It’s getting a whole lot darker in the mornings and with the end of daylight savings, it’s fair to say cold and flu season is nearly upon us.
Why is it that the changing of the seasons means we get sicker?
For a long time, I was frustrated when people would tell their kids to “come inside or you will catch your death of a cold.”
I had dismissed this as an Old Wives’ tale – cold weather doesn’t really increase your chance of catching a flu or cold virus – the reason you get more sick during winter months is to do with the fact that you are inside more during winter and in closer contact with others who are sick – more easily passing viruses and bacteria from person to person.
However, new research shows there may be truth in the Old Wives’ tale after all - colder weather can actually make us more prone to viral or bacterial infection. This is because, even a 5°C drop in temperature can alter cells within the mucus lining of our respiratory system, killing off the good microbes present which fight off the bad viruses and bacteria.
You can read more here.
Similarly, as we transition from winter into spring, we are more exposed to allergies, such as pollen. These also can alter the mucus lining in our respiratory system and increase inflammation, reducing our immune response and making us more susceptible to pathogens.
There are many other physiological responses at play in our bodies as we shift from season to season – as the days get shorter and winter approaches, our bodies re-route energy from reproduction and growth to increase immune function. Daylength or photoperiod mediates compounds like melatonin in our bodies – which also affects our energy levels - there is a reason we want to stay in bed on a dark, cold morning! There is also evidence that our brain functions differently in different seasons (read more here). For example, we experience higher serotonin levels in summer which may contribute to us feeling more focused, emotionally stable, happier and calmer.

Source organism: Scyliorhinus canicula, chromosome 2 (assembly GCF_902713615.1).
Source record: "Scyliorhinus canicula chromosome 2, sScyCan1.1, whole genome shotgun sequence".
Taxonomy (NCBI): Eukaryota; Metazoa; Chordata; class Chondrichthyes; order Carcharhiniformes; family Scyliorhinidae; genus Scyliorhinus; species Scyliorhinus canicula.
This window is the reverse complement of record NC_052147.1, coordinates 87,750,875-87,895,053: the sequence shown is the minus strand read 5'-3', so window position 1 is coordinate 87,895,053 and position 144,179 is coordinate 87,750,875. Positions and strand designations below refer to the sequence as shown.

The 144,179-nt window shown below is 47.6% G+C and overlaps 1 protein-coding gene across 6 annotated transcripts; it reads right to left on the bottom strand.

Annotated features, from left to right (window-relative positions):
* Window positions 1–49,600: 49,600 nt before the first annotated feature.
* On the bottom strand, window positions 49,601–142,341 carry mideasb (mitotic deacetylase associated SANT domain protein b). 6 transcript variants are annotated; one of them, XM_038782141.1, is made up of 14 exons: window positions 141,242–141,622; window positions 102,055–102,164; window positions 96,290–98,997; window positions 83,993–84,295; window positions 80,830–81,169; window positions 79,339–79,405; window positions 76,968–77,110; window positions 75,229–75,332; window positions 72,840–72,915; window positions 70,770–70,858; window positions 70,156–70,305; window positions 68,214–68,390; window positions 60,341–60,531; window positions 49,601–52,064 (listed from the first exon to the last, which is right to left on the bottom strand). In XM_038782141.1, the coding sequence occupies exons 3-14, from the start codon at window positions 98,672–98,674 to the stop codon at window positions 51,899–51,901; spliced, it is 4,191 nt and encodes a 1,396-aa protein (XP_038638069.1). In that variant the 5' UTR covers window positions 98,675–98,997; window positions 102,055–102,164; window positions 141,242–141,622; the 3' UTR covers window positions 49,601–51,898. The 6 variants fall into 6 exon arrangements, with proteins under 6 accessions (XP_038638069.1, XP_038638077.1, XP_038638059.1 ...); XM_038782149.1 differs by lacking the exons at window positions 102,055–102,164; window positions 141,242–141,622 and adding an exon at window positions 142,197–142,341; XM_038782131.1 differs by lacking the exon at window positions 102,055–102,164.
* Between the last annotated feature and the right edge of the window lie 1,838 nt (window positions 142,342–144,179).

What’s the answer to warding off the winter blues and the winter chills?
As we approach winter, we need to do all that we can to build our innate immune system with a diet rich in probiotics and prebiotics, and plant bioactives, like vitamin C and anthocyanins. It’s also great to include some good quality protein sources, rich in B-complex vitamins, iron and zinc – like lean read meat. Supplementation is also useful, especially as we age.
Eating well helps with our gut and brain health - add exercise to the equation and the winter blues will be banished! If you can, try to exercise in the daylight, in the middle of the day when there is maximum exposure to natural light.
And of course, when nothing else works, hot soup, toast soldiers and a Rom Com, or if you are like Darcy, Star Trek, will always do the trick!
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